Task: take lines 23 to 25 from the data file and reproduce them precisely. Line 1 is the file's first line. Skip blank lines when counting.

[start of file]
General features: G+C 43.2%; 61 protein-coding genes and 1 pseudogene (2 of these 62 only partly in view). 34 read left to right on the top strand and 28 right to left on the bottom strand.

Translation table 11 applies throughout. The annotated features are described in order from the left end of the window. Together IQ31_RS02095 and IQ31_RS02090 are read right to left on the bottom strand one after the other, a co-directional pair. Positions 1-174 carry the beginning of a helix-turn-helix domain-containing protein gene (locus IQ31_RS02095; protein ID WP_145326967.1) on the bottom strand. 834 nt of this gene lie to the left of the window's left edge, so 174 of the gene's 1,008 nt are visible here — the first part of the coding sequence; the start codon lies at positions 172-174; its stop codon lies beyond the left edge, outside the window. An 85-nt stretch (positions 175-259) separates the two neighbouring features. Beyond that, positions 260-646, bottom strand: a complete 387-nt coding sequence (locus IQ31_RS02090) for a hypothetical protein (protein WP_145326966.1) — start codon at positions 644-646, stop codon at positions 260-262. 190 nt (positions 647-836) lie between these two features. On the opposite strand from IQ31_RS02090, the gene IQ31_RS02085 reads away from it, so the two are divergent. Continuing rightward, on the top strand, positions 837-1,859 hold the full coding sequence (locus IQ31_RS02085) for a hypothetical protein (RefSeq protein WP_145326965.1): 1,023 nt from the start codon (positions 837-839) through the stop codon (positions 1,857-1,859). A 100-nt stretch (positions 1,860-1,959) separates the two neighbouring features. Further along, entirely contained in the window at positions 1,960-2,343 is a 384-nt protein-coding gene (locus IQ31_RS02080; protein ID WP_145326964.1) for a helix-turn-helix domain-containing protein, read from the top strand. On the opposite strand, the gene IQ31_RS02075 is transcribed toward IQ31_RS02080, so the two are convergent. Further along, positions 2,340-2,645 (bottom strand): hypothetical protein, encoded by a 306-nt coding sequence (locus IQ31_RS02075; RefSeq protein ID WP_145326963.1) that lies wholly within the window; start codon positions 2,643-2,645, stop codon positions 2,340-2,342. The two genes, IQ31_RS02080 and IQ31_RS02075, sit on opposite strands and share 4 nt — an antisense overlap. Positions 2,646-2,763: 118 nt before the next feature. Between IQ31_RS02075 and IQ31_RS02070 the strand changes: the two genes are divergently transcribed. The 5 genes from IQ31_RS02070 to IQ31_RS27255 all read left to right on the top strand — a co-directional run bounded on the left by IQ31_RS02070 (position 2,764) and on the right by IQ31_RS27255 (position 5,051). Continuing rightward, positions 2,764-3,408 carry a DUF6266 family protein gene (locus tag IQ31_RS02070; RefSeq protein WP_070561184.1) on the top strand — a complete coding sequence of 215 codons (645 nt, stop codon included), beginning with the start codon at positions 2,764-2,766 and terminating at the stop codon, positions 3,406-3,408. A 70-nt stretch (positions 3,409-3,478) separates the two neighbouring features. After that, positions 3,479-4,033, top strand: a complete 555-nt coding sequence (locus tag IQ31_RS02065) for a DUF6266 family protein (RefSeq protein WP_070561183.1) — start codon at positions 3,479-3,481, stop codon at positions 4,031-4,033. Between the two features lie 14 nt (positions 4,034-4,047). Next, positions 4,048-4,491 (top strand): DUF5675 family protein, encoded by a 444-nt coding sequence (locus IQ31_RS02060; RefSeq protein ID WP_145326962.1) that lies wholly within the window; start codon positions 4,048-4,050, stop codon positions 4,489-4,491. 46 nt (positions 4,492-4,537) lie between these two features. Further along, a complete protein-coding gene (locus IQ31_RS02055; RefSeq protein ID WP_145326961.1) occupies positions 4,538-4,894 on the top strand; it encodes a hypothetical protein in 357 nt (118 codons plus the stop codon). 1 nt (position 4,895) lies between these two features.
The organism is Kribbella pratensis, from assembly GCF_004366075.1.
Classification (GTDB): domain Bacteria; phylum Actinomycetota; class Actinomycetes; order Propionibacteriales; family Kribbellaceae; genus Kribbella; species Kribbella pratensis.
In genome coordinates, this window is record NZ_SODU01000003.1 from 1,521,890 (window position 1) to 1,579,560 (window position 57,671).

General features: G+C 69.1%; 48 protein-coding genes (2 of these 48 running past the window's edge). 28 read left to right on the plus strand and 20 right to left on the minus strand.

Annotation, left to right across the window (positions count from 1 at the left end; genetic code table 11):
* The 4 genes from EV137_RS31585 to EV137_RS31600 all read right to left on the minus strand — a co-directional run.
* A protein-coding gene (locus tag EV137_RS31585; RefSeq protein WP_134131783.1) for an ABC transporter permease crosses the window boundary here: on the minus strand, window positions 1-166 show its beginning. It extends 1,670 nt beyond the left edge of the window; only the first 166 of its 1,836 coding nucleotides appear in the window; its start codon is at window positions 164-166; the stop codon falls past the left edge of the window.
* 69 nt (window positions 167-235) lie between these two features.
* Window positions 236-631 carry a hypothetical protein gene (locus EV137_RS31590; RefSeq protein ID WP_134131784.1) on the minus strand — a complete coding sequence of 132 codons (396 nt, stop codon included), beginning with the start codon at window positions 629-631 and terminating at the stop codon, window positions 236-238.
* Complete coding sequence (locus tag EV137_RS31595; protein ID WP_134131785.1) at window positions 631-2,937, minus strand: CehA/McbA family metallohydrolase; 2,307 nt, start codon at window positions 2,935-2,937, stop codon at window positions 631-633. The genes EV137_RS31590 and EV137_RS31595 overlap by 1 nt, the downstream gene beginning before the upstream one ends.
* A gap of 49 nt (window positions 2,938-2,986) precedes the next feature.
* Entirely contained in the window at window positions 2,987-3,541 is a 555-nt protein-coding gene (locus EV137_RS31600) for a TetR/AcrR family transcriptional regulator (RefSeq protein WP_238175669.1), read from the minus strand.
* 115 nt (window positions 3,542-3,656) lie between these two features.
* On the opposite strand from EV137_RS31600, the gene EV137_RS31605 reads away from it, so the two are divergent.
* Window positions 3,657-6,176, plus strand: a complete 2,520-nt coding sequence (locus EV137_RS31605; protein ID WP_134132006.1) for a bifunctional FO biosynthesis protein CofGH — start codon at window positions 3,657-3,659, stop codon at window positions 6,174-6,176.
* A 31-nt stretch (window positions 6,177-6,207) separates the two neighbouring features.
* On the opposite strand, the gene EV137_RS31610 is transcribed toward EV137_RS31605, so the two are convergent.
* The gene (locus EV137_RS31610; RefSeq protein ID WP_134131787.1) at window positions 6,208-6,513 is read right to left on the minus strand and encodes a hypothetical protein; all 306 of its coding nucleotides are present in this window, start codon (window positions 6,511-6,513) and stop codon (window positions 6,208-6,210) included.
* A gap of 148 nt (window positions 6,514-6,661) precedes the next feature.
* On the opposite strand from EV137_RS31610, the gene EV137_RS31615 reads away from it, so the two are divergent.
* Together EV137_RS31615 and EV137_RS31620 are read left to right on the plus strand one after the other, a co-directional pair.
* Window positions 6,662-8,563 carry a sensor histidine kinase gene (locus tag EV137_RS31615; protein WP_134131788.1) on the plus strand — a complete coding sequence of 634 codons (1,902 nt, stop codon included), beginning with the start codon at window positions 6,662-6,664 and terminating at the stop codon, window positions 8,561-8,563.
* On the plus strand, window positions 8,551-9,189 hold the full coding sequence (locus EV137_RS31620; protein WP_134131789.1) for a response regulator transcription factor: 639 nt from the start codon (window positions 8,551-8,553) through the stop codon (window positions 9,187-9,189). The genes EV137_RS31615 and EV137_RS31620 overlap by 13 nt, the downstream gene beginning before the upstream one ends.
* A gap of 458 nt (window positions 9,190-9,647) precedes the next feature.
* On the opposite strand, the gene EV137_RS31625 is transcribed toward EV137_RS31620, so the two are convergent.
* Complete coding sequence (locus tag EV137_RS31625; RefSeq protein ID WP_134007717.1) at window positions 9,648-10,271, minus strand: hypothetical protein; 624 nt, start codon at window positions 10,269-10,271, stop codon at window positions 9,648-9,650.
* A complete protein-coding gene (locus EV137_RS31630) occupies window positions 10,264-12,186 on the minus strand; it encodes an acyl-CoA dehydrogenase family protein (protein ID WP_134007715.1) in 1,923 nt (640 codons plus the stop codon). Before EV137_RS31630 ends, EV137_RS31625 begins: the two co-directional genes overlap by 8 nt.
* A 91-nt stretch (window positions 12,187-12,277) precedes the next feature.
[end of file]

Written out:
* Together EV137_RS31615 and EV137_RS31620 are read left to right on the plus strand one after the other, a co-directional pair.
* Window positions 6,662-8,563 carry a sensor histidine kinase gene (locus tag EV137_RS31615; protein WP_134131788.1) on the plus strand — a complete coding sequence of 634 codons (1,902 nt, stop codon included), beginning with the start codon at window positions 6,662-6,664 and terminating at the stop codon, window positions 8,561-8,563.
* On the plus strand, window positions 8,551-9,189 hold the full coding sequence (locus EV137_RS31620; protein WP_134131789.1) for a response regulator transcription factor: 639 nt from the start codon (window positions 8,551-8,553) through the stop codon (window positions 9,187-9,189). The genes EV137_RS31615 and EV137_RS31620 overlap by 13 nt, the downstream gene beginning before the upstream one ends.